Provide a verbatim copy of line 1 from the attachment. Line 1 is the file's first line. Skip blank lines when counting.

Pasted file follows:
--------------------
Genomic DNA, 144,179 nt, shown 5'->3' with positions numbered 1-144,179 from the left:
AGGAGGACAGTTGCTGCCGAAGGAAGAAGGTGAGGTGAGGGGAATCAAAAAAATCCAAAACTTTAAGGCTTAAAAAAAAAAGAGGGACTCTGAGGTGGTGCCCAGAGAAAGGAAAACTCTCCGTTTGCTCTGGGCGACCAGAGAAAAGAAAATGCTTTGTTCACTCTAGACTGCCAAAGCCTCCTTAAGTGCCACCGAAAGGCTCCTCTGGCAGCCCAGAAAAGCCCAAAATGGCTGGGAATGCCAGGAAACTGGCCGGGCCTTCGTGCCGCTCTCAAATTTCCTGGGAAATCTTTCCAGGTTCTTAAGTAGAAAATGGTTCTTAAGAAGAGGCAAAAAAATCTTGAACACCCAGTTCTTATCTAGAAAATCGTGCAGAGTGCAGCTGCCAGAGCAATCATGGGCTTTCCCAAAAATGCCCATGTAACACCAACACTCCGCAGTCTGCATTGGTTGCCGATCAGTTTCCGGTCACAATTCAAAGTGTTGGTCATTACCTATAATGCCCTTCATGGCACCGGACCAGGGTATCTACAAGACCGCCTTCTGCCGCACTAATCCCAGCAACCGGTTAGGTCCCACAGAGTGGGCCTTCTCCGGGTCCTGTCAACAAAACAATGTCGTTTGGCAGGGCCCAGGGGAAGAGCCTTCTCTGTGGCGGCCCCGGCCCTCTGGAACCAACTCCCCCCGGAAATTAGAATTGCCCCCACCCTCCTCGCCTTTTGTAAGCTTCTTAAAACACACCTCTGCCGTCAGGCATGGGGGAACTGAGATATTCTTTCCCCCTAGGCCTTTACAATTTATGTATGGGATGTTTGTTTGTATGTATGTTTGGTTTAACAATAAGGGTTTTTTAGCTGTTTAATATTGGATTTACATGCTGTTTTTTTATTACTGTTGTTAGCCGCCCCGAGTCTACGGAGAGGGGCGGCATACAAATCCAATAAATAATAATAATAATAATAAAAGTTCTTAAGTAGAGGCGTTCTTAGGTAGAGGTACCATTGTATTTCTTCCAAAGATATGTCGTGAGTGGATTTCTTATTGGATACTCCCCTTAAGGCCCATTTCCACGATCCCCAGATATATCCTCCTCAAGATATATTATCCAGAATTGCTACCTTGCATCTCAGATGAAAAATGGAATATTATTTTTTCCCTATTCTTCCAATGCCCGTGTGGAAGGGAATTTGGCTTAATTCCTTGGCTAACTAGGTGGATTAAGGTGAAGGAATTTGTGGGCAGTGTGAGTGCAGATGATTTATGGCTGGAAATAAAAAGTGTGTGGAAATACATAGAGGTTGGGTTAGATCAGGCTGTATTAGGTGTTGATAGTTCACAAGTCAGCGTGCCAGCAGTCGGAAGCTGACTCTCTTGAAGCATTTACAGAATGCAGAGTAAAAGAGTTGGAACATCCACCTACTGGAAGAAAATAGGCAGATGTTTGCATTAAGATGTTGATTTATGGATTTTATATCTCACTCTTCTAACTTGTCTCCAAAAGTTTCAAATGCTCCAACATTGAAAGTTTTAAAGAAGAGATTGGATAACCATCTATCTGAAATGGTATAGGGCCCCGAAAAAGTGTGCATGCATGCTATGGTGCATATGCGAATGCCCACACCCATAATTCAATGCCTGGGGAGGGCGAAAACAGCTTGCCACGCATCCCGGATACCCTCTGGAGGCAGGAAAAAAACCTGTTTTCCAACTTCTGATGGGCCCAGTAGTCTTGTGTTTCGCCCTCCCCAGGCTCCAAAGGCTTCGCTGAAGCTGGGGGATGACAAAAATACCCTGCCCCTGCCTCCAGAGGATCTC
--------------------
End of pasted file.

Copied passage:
Genomic DNA, 144,179 nt, shown 5'->3' with positions numbered 1-144,179 from the left: